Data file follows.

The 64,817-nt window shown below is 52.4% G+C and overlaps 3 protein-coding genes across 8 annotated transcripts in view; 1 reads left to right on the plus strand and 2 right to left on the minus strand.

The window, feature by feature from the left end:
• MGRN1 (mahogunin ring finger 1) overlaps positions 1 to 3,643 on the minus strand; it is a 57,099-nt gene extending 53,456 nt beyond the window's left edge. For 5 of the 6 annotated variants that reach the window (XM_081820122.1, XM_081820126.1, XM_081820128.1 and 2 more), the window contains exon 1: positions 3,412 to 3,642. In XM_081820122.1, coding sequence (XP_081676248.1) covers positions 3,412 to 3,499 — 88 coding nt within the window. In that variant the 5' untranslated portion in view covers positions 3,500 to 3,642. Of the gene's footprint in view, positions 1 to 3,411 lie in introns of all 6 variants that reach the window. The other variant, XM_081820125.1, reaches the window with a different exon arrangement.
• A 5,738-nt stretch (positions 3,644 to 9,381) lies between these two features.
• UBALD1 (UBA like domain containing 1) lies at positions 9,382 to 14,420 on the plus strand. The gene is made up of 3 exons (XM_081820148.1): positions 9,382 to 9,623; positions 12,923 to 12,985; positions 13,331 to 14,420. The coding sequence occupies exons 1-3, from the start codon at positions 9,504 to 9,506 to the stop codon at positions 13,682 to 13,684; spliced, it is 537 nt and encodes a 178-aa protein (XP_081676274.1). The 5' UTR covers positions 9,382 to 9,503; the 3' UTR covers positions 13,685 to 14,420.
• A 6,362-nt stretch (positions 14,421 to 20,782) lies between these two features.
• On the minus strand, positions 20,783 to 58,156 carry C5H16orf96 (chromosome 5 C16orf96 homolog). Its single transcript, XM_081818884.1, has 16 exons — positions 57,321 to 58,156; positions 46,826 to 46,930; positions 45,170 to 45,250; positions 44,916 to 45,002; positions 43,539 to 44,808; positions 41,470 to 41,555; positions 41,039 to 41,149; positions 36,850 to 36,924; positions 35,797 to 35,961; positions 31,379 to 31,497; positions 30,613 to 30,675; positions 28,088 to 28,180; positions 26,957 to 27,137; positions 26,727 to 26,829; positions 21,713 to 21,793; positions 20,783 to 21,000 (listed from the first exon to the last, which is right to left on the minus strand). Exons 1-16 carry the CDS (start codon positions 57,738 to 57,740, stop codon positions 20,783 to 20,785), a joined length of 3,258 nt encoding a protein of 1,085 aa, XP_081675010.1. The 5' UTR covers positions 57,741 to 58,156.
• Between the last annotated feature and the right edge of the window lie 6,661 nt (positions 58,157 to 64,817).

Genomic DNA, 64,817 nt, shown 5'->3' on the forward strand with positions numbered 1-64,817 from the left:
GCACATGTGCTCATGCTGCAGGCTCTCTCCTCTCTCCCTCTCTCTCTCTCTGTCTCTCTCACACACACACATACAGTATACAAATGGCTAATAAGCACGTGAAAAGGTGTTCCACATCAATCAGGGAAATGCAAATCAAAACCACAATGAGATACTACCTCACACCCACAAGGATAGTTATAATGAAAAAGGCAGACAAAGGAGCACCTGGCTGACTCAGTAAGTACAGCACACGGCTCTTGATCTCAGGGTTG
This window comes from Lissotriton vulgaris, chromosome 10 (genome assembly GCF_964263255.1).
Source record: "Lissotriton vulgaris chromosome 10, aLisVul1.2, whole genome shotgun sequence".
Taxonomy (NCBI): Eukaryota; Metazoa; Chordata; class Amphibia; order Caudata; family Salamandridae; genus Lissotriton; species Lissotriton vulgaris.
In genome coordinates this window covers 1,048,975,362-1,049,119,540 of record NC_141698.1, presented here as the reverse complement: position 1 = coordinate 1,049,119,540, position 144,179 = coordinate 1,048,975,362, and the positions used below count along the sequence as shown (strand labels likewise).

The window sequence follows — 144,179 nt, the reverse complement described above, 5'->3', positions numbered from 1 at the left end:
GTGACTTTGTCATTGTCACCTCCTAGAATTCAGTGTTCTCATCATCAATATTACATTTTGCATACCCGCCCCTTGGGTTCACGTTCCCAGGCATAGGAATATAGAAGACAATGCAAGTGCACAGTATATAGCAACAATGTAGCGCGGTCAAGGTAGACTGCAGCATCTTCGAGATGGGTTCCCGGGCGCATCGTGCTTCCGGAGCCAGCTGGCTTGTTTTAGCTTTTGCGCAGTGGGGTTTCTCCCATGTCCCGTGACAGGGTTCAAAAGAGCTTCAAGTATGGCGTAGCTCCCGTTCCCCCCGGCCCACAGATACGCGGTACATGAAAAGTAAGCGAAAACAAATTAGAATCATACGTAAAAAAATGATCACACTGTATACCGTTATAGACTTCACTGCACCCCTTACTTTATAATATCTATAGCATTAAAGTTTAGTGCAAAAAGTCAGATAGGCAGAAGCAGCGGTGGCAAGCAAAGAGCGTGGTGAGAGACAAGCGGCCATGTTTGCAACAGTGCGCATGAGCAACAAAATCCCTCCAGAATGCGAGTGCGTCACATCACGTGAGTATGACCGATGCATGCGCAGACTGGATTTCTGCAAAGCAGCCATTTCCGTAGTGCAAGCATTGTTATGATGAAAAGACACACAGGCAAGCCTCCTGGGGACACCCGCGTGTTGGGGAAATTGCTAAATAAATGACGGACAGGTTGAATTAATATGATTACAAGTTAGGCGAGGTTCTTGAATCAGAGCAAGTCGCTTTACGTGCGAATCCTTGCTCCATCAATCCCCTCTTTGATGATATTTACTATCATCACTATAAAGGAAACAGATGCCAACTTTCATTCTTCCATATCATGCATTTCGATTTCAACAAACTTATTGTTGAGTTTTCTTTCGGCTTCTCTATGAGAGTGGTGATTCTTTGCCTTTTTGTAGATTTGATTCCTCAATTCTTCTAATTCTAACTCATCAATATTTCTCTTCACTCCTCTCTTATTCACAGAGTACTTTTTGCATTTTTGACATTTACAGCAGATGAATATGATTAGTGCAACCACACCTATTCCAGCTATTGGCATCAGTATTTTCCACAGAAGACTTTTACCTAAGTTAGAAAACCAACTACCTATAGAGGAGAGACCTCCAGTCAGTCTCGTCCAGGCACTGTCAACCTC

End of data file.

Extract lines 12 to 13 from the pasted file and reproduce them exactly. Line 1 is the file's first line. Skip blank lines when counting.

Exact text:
Source record: "Lissotriton vulgaris chromosome 10, aLisVul1.2, whole genome shotgun sequence".
Taxonomy (NCBI): Eukaryota; Metazoa; Chordata; class Amphibia; order Caudata; family Salamandridae; genus Lissotriton; species Lissotriton vulgaris.